A LINE-1 insertion situated in the promoter of IMPG2 is associated with autosomal recessive progressive retinal atrophy in Lhasa Apso dogs.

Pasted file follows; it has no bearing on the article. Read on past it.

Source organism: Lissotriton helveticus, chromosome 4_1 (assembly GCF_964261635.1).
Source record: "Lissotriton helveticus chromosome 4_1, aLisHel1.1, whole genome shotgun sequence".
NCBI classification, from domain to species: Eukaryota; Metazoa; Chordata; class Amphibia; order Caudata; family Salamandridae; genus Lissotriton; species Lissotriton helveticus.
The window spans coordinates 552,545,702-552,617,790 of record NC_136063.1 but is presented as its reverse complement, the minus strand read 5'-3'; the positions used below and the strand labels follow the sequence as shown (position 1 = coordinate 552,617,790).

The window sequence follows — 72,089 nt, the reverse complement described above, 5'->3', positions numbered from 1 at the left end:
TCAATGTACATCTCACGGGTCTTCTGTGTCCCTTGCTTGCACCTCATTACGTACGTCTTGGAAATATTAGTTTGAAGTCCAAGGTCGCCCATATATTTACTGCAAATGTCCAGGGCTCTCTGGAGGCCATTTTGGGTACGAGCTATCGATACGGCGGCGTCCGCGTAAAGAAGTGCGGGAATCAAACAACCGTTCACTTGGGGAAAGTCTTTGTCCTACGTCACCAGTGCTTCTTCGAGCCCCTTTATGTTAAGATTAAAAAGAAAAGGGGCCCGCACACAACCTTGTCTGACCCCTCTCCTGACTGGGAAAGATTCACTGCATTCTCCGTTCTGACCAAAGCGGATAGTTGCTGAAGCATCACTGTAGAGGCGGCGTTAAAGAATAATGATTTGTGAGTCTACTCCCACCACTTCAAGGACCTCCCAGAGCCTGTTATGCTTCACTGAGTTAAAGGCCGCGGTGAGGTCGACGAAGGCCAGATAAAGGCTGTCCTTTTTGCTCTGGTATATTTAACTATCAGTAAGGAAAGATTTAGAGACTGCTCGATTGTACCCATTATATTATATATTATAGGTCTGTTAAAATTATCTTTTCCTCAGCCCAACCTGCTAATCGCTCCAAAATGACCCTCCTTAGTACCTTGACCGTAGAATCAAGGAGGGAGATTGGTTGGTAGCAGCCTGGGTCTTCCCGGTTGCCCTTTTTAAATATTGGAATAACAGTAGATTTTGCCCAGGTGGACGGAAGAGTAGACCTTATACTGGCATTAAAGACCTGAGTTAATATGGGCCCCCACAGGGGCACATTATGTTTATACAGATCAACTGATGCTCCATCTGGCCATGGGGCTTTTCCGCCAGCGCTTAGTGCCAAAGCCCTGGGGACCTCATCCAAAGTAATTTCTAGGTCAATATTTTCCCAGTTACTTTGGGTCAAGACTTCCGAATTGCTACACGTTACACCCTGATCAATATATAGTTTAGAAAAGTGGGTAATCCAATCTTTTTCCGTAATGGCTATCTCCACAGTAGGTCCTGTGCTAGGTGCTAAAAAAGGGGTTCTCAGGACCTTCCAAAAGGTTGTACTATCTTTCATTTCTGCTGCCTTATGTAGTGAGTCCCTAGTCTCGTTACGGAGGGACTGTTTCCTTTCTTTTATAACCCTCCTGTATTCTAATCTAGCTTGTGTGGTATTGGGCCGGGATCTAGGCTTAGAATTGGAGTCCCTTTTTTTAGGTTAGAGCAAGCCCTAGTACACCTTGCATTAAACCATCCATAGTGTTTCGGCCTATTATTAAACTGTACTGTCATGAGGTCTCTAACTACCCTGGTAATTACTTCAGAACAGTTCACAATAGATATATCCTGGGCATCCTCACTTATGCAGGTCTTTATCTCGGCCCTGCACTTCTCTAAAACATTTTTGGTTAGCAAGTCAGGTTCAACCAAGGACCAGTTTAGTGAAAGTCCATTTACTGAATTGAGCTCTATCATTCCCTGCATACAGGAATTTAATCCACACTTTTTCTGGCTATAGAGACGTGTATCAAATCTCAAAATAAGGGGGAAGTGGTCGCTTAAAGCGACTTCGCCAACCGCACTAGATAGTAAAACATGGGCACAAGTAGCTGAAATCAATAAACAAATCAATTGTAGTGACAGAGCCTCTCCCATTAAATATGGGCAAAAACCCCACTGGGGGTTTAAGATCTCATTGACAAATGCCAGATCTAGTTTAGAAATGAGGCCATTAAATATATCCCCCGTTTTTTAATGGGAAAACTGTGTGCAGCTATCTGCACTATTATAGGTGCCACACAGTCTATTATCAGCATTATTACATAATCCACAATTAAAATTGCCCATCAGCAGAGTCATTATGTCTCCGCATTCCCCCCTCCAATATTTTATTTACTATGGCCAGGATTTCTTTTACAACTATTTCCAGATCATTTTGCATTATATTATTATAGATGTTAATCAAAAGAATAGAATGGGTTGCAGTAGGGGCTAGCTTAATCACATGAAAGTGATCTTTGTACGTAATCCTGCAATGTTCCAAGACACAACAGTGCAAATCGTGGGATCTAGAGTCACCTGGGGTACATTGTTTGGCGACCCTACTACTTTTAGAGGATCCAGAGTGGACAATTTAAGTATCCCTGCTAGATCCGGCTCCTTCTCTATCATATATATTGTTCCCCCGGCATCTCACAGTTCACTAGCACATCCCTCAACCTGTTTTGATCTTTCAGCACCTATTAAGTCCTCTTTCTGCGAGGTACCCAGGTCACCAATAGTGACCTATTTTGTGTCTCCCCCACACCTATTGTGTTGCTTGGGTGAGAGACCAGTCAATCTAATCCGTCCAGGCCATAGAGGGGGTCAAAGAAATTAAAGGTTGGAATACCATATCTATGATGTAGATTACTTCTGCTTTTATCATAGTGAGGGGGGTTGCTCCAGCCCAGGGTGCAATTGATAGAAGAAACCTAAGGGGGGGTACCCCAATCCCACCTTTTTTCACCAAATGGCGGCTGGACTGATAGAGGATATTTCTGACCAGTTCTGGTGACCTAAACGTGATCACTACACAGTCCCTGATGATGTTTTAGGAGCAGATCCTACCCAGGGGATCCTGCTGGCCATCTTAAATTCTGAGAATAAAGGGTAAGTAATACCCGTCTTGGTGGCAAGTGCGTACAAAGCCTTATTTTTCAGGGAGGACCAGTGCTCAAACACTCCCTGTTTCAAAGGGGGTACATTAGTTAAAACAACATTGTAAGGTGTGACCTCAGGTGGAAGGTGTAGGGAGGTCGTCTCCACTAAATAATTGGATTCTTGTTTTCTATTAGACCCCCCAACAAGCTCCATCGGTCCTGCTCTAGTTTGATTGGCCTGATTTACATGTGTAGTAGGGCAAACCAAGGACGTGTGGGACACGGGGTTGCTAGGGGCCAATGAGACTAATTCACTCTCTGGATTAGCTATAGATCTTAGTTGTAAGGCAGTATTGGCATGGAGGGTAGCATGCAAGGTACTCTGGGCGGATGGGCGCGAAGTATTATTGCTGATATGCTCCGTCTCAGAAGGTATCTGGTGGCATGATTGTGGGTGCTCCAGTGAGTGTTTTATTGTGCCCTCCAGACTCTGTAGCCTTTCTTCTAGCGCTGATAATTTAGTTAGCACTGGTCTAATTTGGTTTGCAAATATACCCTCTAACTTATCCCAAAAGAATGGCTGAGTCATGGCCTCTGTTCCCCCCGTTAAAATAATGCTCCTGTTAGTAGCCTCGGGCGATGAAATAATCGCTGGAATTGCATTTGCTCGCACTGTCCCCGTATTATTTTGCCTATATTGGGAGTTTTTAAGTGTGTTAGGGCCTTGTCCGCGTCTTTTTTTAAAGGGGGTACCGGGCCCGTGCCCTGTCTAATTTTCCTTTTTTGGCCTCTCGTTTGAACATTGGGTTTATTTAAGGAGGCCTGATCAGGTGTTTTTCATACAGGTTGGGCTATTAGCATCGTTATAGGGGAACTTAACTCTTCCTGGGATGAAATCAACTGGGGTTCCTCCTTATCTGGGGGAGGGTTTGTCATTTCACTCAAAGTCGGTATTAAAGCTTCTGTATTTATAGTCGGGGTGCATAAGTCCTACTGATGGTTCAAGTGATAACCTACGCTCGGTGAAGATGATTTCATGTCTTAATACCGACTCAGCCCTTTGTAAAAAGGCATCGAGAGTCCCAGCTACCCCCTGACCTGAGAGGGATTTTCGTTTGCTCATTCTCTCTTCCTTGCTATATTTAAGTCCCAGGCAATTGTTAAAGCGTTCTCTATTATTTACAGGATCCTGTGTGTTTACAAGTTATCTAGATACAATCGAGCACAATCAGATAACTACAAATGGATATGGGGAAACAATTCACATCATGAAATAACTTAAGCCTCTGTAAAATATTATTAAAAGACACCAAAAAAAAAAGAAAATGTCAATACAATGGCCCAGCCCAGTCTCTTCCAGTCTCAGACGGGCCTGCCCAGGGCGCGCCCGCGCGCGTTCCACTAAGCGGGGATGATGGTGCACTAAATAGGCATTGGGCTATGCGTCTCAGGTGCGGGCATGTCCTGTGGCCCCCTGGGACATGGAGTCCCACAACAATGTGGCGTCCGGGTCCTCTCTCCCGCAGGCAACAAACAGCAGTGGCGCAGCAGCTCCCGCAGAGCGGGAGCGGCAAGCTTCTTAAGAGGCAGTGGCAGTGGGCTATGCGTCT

BACKGROUND: Canine progressive retinal atrophies are a group of hereditary retinal degenerations in dogs characterised by depletion of photoreceptor cells in the retina, which ultimately leads to blindness. PRA in the Lhasa Apso (LA) dog has not previously been clinically characterised or described in the literature, but owners in the UK are advised to have their dog examined through the British Veterinary Association/ Kennel Club/ International Sheep Dog Society (BVA/KC/ISDS) eye scheme annually, and similar schemes that are in operation in other countries. After the exclusion of 25 previously reported canine retinal mutations in LA PRA-affected dogs, we sought to identify the genetic cause of PRA in this breed. RESULTS: Analysis of whole-exome sequencing data of three PRA-affected LA and three LA without signs of PRA did not identify any exonic or splice site variants, suggesting the causal variant was non-exonic. We subsequently undertook a genome-wide association study (GWAS), which identified a 1.3 Mb disease-associated region on canine chromosome 33, followed by whole-genome sequencing analysis that revealed a long interspersed element-1 (LINE-1) insertion upstream of the IMPG2 gene. IMPG2 has previously been implicated in human retinal disease; however, until now no canine PRAs have been associated with this gene. The identification of this PRA-associated variant has enabled the development of a DNA test for this form of PRA in the breed, here termed PRA4 to distinguish it from other forms of PRA described in other breeds. This test has been used to determine the genotypes of over 900 LA dogs. A large cohort of genotyped dogs was used to estimate the allele frequency as between 0.07-0.1 in the UK LA population. CONCLUSIONS: Through the use of GWAS and subsequent sequencing of a PRA case, we have identified a LINE-1 insertion in the retinal candidate gene IMPG2 that is associated with a form of PRA in the LA dog. Validation of this variant in 447 dogs of 123 breeds determined it was private to LA dogs. We envisage that, over time, the developed DNA test will offer breeders the opportunity to avoid producing dogs affected with this form of PRA.